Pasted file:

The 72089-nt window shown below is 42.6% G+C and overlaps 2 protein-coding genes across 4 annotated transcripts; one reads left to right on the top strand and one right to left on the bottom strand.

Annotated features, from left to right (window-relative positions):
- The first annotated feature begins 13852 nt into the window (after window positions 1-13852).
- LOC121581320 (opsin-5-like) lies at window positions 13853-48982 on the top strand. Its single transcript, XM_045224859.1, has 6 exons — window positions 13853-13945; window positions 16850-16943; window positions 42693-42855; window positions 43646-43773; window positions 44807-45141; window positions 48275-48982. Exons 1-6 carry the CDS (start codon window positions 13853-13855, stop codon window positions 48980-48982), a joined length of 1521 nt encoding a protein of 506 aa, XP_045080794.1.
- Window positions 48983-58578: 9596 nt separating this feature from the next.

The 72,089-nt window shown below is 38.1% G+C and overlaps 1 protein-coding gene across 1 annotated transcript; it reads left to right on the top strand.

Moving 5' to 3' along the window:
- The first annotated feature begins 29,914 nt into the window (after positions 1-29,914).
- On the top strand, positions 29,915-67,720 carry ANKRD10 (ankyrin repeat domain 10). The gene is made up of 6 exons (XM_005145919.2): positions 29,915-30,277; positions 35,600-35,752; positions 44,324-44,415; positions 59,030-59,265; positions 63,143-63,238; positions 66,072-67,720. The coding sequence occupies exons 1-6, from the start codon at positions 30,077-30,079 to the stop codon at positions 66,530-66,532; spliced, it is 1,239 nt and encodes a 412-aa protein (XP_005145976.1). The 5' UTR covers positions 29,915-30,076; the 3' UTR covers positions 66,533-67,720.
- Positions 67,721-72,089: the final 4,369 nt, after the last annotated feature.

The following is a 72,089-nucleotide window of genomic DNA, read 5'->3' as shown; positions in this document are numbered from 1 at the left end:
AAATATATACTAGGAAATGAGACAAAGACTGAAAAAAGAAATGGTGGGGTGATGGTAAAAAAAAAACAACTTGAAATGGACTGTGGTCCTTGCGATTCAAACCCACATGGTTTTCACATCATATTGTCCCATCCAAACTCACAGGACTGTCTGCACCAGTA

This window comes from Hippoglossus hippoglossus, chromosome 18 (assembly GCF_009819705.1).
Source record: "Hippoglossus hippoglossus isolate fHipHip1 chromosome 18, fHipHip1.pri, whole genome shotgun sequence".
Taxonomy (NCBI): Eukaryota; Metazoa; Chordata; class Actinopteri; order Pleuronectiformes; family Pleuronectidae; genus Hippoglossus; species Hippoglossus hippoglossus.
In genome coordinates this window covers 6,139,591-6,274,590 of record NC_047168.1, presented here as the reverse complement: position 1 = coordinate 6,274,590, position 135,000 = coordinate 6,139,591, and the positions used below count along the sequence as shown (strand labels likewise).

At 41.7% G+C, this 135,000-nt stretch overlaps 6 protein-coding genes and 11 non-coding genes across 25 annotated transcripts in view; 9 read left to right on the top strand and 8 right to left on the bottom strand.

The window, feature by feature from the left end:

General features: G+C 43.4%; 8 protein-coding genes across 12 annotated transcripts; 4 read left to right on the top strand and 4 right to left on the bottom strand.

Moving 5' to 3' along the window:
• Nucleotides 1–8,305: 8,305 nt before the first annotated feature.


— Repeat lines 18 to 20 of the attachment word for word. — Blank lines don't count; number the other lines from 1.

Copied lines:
The window, feature by feature from the left end:

General features: G+C 43.4%; 8 protein-coding genes across 12 annotated transcripts; 4 read left to right on the top strand and 4 right to left on the bottom strand.

Moving 5' to 3' along the window: